I met Daniel Zetah this past summer, while interning on a small-scale vegetable farm in northern Minnesota. He arrived one Thursday in a white, well-worn isuzu pickup, together with his fiancée, Stephanie. They brought with them two coolers full of meat (which they raised and butchered themselves), a few baskets of vegetables, a live turkey and her poults, two dogs, some camping equipment, and an old friend from their eco-village days who they had fortuitously seen hitchhiking along the side of the road. Daniel had interned on the farm years ago, and he was now returning to be married.
I learned over the course of their visit that Daniel had spent years living in Tasmania, where he had been a “freegan” (someone that scavenges for free food to reduce their consumption of resources), and full-time environmental activist, then a permaculture student, and then a natural builder. I learned Daniel had spent nine months on The Sea Shepherd—an anti-whaling ship vessel that uses direct-action tactics to confront illegal whaling ships—and played a very active role in Occupy Wallstreet.
I learned, too, that after ten years of vegetarianism, Daniel had become a big-time carnivore. As I had recently given up meat in an effort to mitigate my environmental impact, this choice struck me as incongruous. We ended up having a conversation about ethical and environmental eating, which challenged, angered, intrigued, and enlightened me. Daniel and his wife returned to their once-farm in central Minnesota, to finish packing and preparing to move to Tasmania. I called him at home to get the whole story, and record it for this article.
Would you describe yourself as a long-time farmer and environmental activist?
Not at all. I used to be a redneck. I used to race cars and motorcycles and snowmobiles… I was a motorhead. I don’t want people to think I was always like this, because then they’re like “oh, they were just brought up that way by parents that…” it’s like no, no: I was raised by wolves.
Until I was in my early 20s I ate nothing but crap. Like, garbage, American, supermarket food. When I would go shopping, I was literally after the cheapest calories I could possibly find at the supermarket.
When did that start to change?
Well, I met a girl that I ended up getting married to and she was vegetarian, and so I started eating a vegetarian diet. Which is still completely disconnected and completely clueless as to what your eating and where it’s from, it’s just you’re not eating meat. I ate tons of grain, lots of dairy and cheese, even eggs, but just no meat… And that’s where I was at for probably a good eight years, until my early 30s.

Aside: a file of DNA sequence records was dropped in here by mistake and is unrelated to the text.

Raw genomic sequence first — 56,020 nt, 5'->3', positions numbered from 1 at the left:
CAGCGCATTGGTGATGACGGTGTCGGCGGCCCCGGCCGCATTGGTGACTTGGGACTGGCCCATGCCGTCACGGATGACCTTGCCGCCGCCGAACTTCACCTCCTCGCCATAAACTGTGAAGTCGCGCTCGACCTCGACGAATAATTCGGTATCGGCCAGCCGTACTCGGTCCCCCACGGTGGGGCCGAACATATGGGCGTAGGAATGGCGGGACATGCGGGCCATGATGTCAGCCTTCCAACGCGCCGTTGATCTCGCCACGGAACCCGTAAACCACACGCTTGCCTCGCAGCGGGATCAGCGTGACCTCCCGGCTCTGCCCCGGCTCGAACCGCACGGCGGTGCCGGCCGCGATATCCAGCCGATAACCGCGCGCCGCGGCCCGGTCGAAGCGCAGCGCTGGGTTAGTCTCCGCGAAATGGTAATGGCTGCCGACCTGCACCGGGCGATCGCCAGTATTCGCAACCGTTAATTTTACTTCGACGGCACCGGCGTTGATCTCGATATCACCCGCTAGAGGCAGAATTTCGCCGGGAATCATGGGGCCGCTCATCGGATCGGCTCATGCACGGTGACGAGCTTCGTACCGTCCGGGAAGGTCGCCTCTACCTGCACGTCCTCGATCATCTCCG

But then I met a guy in Tasmania that basically just said “Dude, what are you doing?” and kind of told me in a very blunt manner that my actions did not match my rhetoric in a lot of areas of my life, including my dietary choices. His words were as sensitive as a sledge hammer but I couldn’t refute what he was saying. It was tough… but, like…
A lot of people, when you tell them a truth that goes against their reality, they get pissed off, because their egos can’t handle it, and so they want to dismiss what the person said… but I couldn’t do that in this situation. I was just clueless and when this guy gave me a clue, I couldn’t return to being clueless.
So at that point, I started looking at labels of everything that I was eating. It’s like, ‘whoa okay, so now I’ve got to worry about this and this and this… ‘ and it was a rabbit hole.
The more I learned about what was actually destructive to the environment or my body, the more I had to look for on labels, and after a time I couldn’t actually shop at the supermarket anymore because there was nothing I could eat there in good conscience, and then I started shopping at the food co-ops, and then I ended up as a two-year freegan – freeganism.
And I thought: ‘that’s my way out of guilt– my way of absolving my guilt from staying alive and eating food, is just eating food that’s getting thrown out.’ So I spent probably a good year and a half in Hobart, eating nothing but discarded food from restaurants and from market stall owners. I got to know all of them by name, and they would just save me whatever they had left over, and I actually had a rounds, so I never actually had to go to the dumpster, I just intercepted food destined for landfill.
What were you doing at the time?
I had quit my job working for the state government as an auditor/prosecutor for chemical spraying operations in Tasmania and had become a full-time environmental activist, because when I started going down this rabbit hole and learning more about peak oil and climate change I was like, ‘oh God!’ Here I was, just a couple years ago being completely clueless, and then this guy told me this stuff, and now I have the responsibility of the world on my shoulders, to tell everybody what I know, and I just thought at the time that it was literally a lack of awareness by people, and that if people like me would just get out and talk enough that it would all be okay, but I had no idea that it wasn’t a lack of information, it was just a lack of willingness to change. So that’s what I was doing, was just going around and speaking to school groups, speaking at different engagements… I was going to the state government of Tasmania and doing lobbying for energy policy reform, studying energy policy really really heavily, reading everything I could about climate change and human behavior, trying to figure out a way to engage with people that would allow them to absorb what I had to tell them. We all know how that works, but yeah, that’s what I did for a year and a half.